Guru Nanak’s Bein(g)


Frontman: Sant Balbir Singh Seechewal emerges from the waters with a clump of weeds and straws uprooted from under the Bein.

On a mellow chilly wintry day the tree-laden banks of the Kali Bein, in the midst of the pandemic, are exceptionally calm and tranquil. Laughter from a lone bunch of tourists and an occasional whirl of a bike engine are the only sounds making inroads into silence and interrupting sweet crooning of the birds. The Bein flows gleefully – its characteristic dark waters canopied by the shadows of the sky-embracing trees swaying on the banks look like an abstract painting, limned by nature’s lily hands.

Free-flowing: A beautiful view of the holy Kali Bein of Sultanpur Lodhi, Kapurthala. It is also a key source of water to the Kanjli Wetlands, a Ramsar site.

The holy town of Sultanpur Lodhi could have lost it all almost 21 years ago. Thanks to the efforts undertaken by Sant Balbir Singh Seechewal who spearheaded the Kar Sewa movement that led to the cleaning up of the stream’s bed and himself waded shoulder-deep to uproot weeds, muck from the water hyacinth-ridden Bein. Eventually, water released from the Mukerian Hydel Project got the river running through the town. However, today there are some fresh threats such as modernisation, development and tourism on the horizon for the recently-revived Bein.


Keep up the good work: Between the years 2000 and 2003, thousands of volunteers led by Balbir Singh Seechewal worked day and night to revive the failing Bein. Three years of painstaking work led to the cleaning of the riverbed.

The geography

Originating from the natural springs at the Dhanoa village, the Kali Bein flows for 165 km ending at the confluence of the Beas and Sutlej rivers at the Harike Pattan. A historical well at its originating point has been neglected long due to a dispute over its ownership. Its deep springs and overflowing waters are now reduced to several feet of murky waters. However, the Bein has been kept alive by the Mukerian Hydel Channel. It is also the key source of water to the Kanjli Wetlands, a Ramsar site.

Got it all: Banks are ornamented by pots, vases, plants and a hult on the site of the Guru Nanak gallery.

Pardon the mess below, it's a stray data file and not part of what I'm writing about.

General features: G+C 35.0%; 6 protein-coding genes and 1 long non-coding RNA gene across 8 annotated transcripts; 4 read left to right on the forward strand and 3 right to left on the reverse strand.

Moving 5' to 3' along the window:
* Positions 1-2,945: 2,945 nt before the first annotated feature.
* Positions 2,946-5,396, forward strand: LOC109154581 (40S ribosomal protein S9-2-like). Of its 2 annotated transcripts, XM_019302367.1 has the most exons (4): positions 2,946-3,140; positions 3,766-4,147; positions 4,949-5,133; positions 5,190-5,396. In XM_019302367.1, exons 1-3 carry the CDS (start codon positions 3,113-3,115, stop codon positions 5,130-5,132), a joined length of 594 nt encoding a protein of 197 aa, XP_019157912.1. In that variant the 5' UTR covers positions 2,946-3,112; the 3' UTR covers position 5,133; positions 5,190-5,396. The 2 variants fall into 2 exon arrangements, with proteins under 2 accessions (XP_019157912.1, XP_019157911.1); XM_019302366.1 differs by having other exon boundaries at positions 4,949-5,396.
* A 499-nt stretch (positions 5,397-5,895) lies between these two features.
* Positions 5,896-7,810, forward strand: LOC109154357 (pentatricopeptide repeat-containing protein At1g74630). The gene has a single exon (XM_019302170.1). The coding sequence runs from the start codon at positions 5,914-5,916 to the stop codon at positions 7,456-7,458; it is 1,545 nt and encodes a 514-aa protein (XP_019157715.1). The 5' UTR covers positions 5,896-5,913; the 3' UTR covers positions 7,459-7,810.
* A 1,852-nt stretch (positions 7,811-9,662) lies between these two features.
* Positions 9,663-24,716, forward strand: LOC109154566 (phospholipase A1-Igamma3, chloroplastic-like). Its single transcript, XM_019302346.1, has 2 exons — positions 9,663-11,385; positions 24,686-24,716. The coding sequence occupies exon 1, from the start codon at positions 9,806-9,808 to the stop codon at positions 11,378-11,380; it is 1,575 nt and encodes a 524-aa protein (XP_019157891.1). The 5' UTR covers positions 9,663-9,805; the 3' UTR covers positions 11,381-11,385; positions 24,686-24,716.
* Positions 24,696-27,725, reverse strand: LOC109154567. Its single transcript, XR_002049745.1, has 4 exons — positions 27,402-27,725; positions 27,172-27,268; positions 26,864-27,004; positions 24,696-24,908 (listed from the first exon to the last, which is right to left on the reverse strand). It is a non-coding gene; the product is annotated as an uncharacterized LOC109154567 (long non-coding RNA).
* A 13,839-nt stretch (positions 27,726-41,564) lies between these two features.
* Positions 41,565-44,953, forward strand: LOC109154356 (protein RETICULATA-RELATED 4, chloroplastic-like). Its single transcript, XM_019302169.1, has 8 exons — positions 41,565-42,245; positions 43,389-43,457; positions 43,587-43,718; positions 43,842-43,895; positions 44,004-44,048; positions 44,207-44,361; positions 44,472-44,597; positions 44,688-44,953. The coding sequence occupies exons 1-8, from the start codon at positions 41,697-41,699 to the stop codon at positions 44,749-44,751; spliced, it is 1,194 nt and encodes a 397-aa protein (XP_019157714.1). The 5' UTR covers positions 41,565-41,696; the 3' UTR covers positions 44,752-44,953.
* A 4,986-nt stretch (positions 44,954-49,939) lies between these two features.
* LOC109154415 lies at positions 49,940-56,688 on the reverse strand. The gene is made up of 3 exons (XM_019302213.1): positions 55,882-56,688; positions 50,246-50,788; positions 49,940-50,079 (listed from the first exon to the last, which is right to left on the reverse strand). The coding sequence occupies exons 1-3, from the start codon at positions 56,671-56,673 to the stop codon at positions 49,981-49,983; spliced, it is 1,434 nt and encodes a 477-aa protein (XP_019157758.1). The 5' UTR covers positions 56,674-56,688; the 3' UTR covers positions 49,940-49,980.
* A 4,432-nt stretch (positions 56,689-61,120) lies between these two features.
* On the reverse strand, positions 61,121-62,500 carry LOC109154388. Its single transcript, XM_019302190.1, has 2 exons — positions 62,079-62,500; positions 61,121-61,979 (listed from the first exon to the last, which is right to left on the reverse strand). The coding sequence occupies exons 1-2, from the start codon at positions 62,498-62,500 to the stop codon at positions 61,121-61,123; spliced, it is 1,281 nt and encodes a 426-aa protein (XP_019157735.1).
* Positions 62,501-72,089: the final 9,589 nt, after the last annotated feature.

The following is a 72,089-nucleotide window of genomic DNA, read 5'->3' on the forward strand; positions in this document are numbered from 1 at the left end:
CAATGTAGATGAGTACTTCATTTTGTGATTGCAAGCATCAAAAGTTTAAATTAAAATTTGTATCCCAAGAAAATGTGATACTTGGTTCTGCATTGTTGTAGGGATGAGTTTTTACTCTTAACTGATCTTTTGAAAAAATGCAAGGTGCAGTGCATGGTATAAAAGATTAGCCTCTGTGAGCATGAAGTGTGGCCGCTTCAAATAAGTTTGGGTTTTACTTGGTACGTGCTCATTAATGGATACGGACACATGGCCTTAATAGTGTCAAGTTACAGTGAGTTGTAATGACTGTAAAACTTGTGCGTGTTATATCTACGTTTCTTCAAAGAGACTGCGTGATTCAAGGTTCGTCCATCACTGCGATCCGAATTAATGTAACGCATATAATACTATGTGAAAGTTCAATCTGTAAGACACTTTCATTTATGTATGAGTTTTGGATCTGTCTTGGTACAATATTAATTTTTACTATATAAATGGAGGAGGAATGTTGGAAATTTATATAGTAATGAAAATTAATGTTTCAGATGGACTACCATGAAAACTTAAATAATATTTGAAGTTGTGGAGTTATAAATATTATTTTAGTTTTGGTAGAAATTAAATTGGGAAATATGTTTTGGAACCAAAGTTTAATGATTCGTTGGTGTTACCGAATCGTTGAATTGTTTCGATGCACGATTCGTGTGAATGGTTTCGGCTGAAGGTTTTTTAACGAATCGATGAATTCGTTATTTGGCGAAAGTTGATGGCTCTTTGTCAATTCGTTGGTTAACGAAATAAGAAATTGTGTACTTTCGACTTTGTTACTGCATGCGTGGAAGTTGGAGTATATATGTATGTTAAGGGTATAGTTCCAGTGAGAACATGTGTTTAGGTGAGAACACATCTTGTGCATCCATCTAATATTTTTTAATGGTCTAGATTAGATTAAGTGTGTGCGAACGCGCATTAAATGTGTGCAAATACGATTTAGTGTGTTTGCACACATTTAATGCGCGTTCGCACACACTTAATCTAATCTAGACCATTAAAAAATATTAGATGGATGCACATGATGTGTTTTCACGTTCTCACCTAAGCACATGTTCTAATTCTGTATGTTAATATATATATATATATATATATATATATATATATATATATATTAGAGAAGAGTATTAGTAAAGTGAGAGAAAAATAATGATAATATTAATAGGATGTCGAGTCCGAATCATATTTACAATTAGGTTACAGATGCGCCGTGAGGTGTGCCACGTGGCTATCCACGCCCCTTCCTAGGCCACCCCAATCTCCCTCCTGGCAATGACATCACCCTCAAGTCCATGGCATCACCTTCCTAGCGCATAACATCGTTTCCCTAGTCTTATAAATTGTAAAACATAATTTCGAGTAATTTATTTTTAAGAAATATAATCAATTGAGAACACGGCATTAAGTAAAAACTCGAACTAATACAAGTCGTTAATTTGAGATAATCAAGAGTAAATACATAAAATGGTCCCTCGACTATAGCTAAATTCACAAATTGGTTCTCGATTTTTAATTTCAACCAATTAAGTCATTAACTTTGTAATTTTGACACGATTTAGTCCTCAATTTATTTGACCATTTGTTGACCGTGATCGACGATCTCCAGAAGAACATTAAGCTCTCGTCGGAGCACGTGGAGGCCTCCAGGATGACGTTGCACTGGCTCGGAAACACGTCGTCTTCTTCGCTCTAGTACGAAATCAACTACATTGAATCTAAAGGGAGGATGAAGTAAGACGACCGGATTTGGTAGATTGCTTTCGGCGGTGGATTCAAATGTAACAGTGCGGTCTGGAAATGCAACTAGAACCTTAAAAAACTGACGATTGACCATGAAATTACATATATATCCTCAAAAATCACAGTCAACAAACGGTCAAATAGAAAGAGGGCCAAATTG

Guru Nanak Dev’s first love

Guru Nanak Dev’s loved the rivulet for this is where he drank life’s nectar and attained enlightenment. It’s believed that he took a dip into the Kali Bein and emerged out three days later — enlightened. While the first Sikh Guru disappeared one morning near the beri at the site of the present-day Ber Sahib gurdwara, the spot where he stepped out, is now marked by the Sant Ghat gurdwara, built to commemorate the historic event. The mool mantar was also recited at the same site. This spot is now getting another addition – the Mool Mantar Sthan, a huge circular building which shall house a multimedia museum and a museum of Guru Nanak Dev.

Coming up soon: The under-construction Mool Mantar Sthan that is due to come up on the banks. A multi-media museum depicting the life of Guru Nanak Dev will also be established at the site.

Doomsday nearing?

The rampant colonisation of its previously untouched and pristine banks is stoking concerns. The kar sewa and subsequent Seechewal model of groundwater revival attracted a string of stalwarts such as former President APJ Abdul Kalam, Bihar CM Nitish Kumar, Madhya Pradesh CM Shivraj Singh Chauhan and so on.

Well said: The natural spring at the Dhanoa village which is the originating point of the holy rivulet.

On the 550th Parkash Utsav of Guru Nanak Dev, lakhs of devotees took a dip. The occasion also marked several new projects, bridges, plantation and beautification work in the town and on the banks. In 2000, when Sant Seechewal started the clean-up task, the banks were totally concrete-free only surrounded by fields. But now, it is spotted with bustling markets, several colonies and gurdwaras and a bunch of new upcoming buildings on both sides.



Help me! The hyacinth-ridden Kali Bein before the year 2000. It was choked by weeds, straws and discarded carcasses, which were all fished out during the Kar Sewa initiative. As many as 3,000 kar sewaks volunteered in the cleaning process.

While beautification works did their part — ornamented banks, steps, stonewalls, earthen pot-lined fixtures, lamps, a museum and a plethora of plants and benches — some unwanted fixtures have also sprouted. There is a bustling market on one side with restaurants venting chimneys right into Bein’s face and residential colonies obscuring the pathways.

Environmentalist Balbir Singh Seechewal says: “The Bein is pristine and there is a need to reduce the carbon footprint around it. Rampant development will lead to further pollution in future. We have been raising issues about the construction of new buildings, sites and places but it goes on unabated.”



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